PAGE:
U.S. Department of Health and Human Services, Health Resources and Services Administration

Function Navigation

Bookmark and Share

Injury and Abuse

The consequences of injuries can often be controlled by either preventing or lessening the impact of an injurious event. This can occur through education, enactment and enforcement of policies and laws, and improvements in emergency care. Some examples of efforts to prevent injury and falls among older Americans include home-modification interventions, communitybased exercise interventions, and guidelines recommending that physicians ask about falls as part of a patient’s routine physical exam.1

Despite efforts to prevent injuries among older adults, the rate of unintentional injury treated in hospital emergency departments has increased by 12.1 percent among women aged 65 years and older, from 82.9 per 1,000 women in 2001 to 92.9 per 1,000 women in 2008 (data not shown). Falls were the most commonly reported cause of injury reported by older women, followed by being struck by or against an object. Rates of fall-related injuries and being struck by or against an object increase as age increases, while rates of injuries sustained as a motor vehicle occupant and being cut or pierced by an object decrease with age. Women aged 80 years and older were most likely to have suffered a fall-related injury (110.0 per 1,000 women), compared to 49.3 per 1,000 women aged 70–79 years and 33.3 per 1,000 women aged 65–69 years.

Statistics regarding the criminal victimization and abuse of older adults have not been uniformly and consistently collected and reported. In 2006, rates of violent crimes for adults aged 65 and older were 2.1 per 1,000 women and 5.0 per 1,000 men.2 Despite these low rates, it is estimated that 2–10 percent of older adults may be victims of elder abuse, and that only 1 in 14 incidents are reported to authorities (data not shown).3 Elder abuse takes many forms, including physical abuse; neglect; emotional or psychological abuse; financial exploitation; and sexual abuse.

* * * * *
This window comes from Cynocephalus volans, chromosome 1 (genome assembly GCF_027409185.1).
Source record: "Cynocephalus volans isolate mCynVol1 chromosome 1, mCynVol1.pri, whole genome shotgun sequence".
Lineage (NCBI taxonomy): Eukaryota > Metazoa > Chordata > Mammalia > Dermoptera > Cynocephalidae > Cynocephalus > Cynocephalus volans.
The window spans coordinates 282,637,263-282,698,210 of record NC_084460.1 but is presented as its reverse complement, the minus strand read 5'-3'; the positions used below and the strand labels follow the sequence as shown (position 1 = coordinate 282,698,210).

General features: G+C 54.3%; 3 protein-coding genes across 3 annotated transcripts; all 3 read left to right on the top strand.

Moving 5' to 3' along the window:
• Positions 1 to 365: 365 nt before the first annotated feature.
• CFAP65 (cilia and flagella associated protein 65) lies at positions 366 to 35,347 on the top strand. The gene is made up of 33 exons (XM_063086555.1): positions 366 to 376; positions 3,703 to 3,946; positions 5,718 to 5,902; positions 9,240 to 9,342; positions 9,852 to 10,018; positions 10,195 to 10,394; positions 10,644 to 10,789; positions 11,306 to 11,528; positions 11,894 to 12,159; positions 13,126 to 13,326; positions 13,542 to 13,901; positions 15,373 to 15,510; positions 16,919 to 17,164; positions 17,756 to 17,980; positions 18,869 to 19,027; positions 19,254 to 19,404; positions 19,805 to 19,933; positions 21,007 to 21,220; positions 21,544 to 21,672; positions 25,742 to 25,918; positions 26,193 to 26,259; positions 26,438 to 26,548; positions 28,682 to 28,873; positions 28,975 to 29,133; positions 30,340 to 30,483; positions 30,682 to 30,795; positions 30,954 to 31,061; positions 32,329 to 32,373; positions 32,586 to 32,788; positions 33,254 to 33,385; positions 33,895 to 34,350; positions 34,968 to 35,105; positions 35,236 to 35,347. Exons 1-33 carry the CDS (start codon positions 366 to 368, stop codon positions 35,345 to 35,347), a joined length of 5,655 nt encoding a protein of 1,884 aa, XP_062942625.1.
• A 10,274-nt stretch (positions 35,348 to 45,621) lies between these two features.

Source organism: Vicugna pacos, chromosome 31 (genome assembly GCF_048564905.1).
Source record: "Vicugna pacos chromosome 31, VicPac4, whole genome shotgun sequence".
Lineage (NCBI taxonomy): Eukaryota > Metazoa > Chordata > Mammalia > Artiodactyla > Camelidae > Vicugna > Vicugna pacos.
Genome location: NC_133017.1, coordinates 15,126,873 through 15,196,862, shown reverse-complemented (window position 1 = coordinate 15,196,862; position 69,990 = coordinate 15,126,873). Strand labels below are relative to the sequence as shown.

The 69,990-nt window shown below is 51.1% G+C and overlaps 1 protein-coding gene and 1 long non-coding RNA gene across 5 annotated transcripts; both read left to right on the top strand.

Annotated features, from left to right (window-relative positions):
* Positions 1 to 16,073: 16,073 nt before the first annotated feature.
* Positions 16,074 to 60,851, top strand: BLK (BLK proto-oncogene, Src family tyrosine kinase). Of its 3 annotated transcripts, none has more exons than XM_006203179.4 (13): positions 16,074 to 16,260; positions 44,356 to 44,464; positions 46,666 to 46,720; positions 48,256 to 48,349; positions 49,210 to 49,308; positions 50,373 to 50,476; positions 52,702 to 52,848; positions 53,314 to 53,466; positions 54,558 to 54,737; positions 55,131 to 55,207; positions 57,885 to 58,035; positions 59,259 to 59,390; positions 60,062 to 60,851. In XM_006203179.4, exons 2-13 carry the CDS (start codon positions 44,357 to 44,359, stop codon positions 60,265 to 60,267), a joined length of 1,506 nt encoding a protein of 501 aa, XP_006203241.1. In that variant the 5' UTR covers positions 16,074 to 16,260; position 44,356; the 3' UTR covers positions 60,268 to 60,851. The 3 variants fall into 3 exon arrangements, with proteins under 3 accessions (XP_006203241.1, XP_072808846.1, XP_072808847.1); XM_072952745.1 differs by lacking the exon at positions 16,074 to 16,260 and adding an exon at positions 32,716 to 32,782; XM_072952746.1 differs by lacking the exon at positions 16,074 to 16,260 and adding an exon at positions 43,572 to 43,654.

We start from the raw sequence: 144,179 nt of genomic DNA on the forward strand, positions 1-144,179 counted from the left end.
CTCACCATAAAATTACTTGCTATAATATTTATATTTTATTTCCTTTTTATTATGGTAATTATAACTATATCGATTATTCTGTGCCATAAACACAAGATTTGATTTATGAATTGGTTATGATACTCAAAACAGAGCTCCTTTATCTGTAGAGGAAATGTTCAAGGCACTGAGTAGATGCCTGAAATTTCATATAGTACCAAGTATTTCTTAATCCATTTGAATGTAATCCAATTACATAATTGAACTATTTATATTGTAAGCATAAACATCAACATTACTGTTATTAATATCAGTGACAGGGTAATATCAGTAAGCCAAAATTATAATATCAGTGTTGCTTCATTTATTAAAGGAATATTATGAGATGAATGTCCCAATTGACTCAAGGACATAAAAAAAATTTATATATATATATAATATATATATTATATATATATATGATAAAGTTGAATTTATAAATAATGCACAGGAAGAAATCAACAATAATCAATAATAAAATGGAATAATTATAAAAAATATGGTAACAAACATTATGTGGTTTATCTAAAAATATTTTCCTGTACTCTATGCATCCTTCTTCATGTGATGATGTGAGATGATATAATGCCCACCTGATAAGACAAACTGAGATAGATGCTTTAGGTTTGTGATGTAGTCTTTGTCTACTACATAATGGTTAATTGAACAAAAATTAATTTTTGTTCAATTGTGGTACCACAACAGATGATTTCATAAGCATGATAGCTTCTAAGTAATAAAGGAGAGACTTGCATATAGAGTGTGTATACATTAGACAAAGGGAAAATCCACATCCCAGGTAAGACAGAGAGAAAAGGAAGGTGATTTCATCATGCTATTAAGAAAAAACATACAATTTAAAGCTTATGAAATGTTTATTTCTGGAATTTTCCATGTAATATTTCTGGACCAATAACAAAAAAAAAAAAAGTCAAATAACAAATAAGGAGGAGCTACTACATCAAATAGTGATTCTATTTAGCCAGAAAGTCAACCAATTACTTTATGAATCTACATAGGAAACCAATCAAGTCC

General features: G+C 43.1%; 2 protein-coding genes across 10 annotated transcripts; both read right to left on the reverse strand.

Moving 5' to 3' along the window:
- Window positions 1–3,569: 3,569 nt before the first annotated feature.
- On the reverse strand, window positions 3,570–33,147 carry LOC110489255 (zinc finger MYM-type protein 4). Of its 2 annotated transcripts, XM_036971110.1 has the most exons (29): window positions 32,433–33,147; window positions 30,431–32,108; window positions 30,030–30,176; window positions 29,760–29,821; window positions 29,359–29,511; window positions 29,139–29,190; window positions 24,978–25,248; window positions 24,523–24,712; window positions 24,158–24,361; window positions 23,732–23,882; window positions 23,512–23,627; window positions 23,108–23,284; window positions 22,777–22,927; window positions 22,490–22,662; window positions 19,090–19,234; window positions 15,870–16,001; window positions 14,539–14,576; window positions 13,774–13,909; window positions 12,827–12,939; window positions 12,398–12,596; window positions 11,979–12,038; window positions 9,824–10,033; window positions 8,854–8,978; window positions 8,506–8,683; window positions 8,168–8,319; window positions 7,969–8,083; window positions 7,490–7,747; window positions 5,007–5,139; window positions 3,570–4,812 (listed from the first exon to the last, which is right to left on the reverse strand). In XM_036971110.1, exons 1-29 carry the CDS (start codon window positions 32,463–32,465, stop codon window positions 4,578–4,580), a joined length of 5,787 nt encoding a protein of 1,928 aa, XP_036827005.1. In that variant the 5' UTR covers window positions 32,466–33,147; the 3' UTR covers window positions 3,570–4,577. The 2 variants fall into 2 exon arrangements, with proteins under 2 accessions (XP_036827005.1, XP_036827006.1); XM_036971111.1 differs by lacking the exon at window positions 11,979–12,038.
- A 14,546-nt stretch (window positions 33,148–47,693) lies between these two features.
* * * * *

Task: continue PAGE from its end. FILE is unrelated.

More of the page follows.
A survey of State Adult Protective Services agencies found that, in 2004, women were more likely to be victims of reported elder abuse (65.7 percent; 15 states reporting), and that the most common forms of substantiated abuse for all adults were self-neglect (37.2 percent) and caregiver neglect (20.4 percent; 19 states reporting). Nearly 15 percent of cases each were for financial exploitation and emotional, psychological, or verbal abuse.

1 American Geriatrics Society.  Position Paper:  Guideline for the Prevention of falls in Older Persons.  Journal of the American Geriatrics Society.  2001; 49: 664-672.  http://www.americangeriatrics.org, accessed 01/11/10.
2 U.S. Department of Justice, Bureau of Justice Statistics.  Criminal Victimization in the United States – Statistical Tables: Demography of victims (2006).  [Online] August 28, 2008.  http://bjs.ojp.usdoj.gov/, accessed 01/12/10.
3 National Center on Elder Abuse.  Fact Sheet:  Elder Abuse Prevalence and Incidence.  2005.  http://www.ncea.aoa.gov/ncearoot/Main_Site/index.aspx, accessed 01/12/10.

Back to Top